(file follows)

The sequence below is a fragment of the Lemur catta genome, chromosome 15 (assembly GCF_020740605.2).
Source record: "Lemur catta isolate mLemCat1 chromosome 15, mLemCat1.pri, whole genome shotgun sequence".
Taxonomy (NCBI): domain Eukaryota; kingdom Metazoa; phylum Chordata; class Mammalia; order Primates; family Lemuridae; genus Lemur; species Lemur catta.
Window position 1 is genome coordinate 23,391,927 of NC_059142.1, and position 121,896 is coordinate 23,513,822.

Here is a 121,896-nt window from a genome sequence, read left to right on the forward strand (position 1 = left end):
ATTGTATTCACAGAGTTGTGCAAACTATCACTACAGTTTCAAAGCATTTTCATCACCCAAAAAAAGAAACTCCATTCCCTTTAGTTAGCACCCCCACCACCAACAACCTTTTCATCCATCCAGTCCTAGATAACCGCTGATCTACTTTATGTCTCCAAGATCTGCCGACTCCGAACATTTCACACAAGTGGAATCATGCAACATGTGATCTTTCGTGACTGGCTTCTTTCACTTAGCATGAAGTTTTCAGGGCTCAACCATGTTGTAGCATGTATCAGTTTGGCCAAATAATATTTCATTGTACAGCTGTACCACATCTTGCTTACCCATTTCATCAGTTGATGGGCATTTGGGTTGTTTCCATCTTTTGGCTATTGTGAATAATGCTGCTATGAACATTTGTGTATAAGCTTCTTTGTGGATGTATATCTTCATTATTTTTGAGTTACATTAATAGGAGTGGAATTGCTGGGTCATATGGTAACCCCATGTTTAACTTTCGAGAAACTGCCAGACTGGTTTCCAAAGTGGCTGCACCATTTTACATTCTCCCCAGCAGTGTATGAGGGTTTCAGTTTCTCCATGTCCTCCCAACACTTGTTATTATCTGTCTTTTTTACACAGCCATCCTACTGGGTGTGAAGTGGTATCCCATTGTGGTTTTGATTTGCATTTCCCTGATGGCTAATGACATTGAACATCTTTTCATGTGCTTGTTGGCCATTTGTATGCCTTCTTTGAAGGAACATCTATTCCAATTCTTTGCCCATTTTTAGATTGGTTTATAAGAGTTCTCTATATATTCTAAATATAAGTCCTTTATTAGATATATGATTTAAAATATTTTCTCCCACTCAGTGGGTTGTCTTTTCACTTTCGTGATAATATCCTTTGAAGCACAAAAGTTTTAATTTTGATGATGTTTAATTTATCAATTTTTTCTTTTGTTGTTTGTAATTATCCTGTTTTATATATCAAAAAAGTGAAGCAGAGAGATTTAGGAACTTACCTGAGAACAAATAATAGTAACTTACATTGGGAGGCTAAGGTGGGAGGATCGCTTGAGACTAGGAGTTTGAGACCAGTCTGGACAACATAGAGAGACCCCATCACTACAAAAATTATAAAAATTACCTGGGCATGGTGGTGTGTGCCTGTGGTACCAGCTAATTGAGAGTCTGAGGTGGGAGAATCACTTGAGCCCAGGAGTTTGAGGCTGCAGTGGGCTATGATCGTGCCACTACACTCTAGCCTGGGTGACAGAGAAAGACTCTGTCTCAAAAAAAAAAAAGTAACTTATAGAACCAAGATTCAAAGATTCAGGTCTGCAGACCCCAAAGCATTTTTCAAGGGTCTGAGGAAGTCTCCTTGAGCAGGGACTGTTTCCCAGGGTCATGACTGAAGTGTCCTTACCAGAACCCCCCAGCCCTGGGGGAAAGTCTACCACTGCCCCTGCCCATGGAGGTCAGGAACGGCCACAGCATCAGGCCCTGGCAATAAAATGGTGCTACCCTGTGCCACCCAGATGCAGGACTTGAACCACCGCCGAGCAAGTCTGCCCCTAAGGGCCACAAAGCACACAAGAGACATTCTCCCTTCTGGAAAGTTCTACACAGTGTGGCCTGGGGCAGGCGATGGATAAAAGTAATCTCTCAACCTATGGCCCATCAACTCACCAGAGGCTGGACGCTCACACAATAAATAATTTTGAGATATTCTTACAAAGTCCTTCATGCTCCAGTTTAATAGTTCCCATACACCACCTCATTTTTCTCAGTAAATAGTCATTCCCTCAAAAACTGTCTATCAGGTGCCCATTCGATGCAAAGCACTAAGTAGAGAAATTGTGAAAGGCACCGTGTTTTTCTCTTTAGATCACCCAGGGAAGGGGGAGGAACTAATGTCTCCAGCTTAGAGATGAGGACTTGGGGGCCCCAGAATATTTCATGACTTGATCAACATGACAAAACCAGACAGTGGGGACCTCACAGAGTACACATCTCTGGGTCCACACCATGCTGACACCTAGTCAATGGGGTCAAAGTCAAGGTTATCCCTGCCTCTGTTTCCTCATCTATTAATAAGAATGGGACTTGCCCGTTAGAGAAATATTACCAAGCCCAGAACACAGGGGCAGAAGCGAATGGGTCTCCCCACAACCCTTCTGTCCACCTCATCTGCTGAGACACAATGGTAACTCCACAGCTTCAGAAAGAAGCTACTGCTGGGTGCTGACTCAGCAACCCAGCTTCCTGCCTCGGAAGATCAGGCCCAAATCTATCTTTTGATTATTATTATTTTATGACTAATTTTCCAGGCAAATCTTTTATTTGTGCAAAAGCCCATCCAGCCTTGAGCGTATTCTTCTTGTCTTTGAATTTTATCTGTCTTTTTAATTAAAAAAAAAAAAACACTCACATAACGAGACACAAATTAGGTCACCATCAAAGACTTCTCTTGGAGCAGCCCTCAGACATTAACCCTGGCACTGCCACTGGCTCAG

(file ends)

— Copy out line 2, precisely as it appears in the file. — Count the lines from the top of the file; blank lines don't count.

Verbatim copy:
Source record: "Lemur catta isolate mLemCat1 chromosome 15, mLemCat1.pri, whole genome shotgun sequence".